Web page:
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Cloud Computing and Privacy

Cloud computing is a service that is offered by service providers and allows for large amounts of information to be stored in virtual servers.  These organizations are referred to as Cloud Computing Service Providers (collectively “CCSPs”) and operate within the “cloud.”  They are able to operate on a global scale, which makes their activities subject to international laws and places their users at the risk of loss of privacy.

What steps have been taken to protect user data?

In general, users of cloud computing relinquish their data, which may include confidential information, in order to store large amounts of information. Thus, CCSPs must be careful to protect privacy according to industry standards. The failure to establish proper safeguards may result in legal action by private individuals or governmental agencies (e.g., Federal Trade Commission). However, due to the security risk that users face by storing their data, governments have taken active roles in protecting against information loss. For example, the European Commission has instituted a Data Protection Directive.  The purpose of this directive is to to give citizens control over of their personal data and to simplify the regulatory environment for business.

How can international cooperation occur to ensure protection?

The idea that individual states should dictate regulations over CCSPs is unrealistic.  The vast amount of inconsistencies found in regulations would call for costly and inefficient control. Nations would potentially compete to become the most restrictive forces, which would create issues for regulatory measures. In reality, cooperation would be more effective if international organizations like the European Union or World Trade Organization (WTO) could join forces and organize a cohesive set of regulations. The “cloud” can then exist as a space that can be evaluated by organizations in order to protect users across the board. Another method is the use of international organization reports with application to modern-day cloud computing. For example, the UN International Covenant on Civil and Political Rights could be utilized in terms of protecting personal information. This form of safeguard can protect privacy while dealing with terrorism, however, the basis of protecting individuals’ privacy remains the same when dealing with cloud computing.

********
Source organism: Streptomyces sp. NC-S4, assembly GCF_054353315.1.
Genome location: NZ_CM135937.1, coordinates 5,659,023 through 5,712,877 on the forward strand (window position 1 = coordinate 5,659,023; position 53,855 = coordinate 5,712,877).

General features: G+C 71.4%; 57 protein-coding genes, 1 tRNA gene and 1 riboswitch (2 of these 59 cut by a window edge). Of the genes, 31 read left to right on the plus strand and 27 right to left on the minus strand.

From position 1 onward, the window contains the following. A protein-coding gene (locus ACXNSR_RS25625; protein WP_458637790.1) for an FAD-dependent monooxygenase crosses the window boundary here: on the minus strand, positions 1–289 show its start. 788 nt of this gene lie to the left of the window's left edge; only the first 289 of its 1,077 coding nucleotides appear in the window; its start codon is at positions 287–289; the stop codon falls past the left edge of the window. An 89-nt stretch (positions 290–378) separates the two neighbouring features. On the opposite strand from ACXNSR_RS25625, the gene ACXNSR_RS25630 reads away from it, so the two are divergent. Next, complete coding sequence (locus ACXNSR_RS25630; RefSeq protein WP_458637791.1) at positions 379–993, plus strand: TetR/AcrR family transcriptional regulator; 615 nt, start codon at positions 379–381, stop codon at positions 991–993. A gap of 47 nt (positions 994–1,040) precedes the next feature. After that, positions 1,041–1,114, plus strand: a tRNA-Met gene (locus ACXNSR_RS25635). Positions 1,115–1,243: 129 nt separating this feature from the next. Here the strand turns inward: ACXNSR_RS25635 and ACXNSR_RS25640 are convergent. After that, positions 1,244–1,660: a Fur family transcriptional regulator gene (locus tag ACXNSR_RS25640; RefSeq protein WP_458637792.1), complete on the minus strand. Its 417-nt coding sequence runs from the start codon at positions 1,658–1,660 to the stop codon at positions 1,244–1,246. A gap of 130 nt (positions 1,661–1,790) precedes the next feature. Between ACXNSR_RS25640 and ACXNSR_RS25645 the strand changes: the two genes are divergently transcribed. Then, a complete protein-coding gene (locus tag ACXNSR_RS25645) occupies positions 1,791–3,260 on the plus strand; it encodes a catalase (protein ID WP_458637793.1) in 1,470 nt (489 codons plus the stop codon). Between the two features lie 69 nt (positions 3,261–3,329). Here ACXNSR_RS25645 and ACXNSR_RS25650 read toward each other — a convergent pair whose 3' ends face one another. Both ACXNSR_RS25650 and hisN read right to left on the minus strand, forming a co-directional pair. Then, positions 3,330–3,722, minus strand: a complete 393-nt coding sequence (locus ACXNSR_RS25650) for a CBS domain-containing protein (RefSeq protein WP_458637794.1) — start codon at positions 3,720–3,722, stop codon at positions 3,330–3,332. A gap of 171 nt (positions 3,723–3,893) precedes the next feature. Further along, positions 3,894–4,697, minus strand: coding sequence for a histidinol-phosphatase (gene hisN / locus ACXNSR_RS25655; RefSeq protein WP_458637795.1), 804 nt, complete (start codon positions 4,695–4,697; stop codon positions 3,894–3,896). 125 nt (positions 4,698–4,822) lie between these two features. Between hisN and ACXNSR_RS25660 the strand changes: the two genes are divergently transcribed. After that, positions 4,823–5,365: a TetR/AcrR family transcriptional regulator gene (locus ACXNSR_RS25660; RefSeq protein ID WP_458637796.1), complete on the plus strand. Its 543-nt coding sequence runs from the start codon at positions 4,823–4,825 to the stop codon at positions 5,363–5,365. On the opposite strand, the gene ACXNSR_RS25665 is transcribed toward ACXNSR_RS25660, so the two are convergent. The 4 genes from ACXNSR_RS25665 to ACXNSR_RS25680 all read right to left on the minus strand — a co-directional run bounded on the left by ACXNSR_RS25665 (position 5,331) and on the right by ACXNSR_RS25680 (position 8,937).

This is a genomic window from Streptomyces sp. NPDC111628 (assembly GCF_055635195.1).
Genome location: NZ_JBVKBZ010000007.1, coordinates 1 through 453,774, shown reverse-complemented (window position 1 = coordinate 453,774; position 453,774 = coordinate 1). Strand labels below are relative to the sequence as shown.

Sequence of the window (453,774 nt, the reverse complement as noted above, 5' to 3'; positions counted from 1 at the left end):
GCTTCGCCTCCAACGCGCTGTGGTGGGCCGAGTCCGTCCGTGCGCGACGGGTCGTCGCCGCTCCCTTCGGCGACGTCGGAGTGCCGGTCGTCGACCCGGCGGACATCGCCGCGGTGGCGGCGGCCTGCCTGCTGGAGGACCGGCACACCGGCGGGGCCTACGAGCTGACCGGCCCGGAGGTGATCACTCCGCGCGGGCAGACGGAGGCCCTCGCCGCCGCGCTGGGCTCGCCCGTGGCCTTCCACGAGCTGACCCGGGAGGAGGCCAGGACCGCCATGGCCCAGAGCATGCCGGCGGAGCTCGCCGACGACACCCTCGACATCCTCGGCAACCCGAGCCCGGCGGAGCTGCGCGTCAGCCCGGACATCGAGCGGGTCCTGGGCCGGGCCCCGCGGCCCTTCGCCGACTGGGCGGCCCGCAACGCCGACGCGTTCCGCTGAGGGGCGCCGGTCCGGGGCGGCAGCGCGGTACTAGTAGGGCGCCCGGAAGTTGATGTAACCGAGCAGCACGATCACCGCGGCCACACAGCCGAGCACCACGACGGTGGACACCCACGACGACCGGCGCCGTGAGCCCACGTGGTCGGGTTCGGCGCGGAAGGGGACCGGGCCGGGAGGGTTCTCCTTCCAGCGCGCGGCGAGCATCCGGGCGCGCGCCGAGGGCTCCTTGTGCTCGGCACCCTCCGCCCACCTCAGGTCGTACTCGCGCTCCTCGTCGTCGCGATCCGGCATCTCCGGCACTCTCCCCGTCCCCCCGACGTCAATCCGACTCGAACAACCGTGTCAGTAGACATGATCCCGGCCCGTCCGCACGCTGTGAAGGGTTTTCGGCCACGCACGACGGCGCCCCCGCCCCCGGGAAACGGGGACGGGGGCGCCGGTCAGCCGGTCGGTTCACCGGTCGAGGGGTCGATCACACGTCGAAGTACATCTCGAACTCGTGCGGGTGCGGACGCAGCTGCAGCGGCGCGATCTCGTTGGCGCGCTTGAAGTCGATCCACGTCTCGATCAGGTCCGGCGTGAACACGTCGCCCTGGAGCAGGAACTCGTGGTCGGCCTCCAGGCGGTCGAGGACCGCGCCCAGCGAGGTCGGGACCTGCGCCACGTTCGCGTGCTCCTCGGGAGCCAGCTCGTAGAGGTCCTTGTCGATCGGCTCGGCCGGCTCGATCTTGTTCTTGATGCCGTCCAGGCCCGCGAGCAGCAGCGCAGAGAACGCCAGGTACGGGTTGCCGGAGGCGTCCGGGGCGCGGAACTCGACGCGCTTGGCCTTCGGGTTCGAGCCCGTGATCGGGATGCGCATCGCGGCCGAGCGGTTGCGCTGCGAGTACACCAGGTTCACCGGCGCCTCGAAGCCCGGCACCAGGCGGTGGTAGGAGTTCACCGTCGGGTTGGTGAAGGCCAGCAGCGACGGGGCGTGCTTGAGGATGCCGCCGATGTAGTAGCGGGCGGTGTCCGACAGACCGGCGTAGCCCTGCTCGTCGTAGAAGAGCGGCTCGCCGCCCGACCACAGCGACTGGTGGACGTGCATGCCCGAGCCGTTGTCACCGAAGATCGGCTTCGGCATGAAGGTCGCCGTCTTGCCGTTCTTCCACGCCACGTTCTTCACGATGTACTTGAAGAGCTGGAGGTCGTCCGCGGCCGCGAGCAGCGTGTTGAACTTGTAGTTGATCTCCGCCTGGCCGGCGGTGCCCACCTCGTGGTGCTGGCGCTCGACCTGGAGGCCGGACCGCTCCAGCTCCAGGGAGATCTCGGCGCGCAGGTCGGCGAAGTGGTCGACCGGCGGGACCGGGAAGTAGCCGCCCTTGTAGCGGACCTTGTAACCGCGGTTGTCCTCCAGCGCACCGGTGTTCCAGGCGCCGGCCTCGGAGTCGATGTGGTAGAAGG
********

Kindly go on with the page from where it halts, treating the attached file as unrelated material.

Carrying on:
What are some constraints on international cloud computing regulations?

With the rapid growth of cloud computing and the race to apply regulations internationally, constraints do exist, given the different abilities of states. With a program like the European Union Data Protection Directive, protections might be unfairly distributed. Provisions exist about additional protections being provided if data is transferred outside of the European Union. In this way, it is possible that CCSPs existing within the European Union territories are given an advantage over ones located in the United States or other non-European nations.  Although, the WTO’s General Agreement on Trade in Services (GATS) aims to protect against unfairness, the agreement is subject to exceptions. In addition, no international organization has come into existence that works specifically to protect cloud computing activities. In a landscape where the nature of CCSPs is changing, and cyber activity increasing, it may become difficult for international organizations to handle regulations regarding cloud computing on their own. A cyber-activity centered international body of regulation would perhaps provide a more cohesive way to protect users from loss of privacy.

At our law firm, we assist clients with legal issues related to cloud computing and privacy. You may contact us to set up an initial consultation.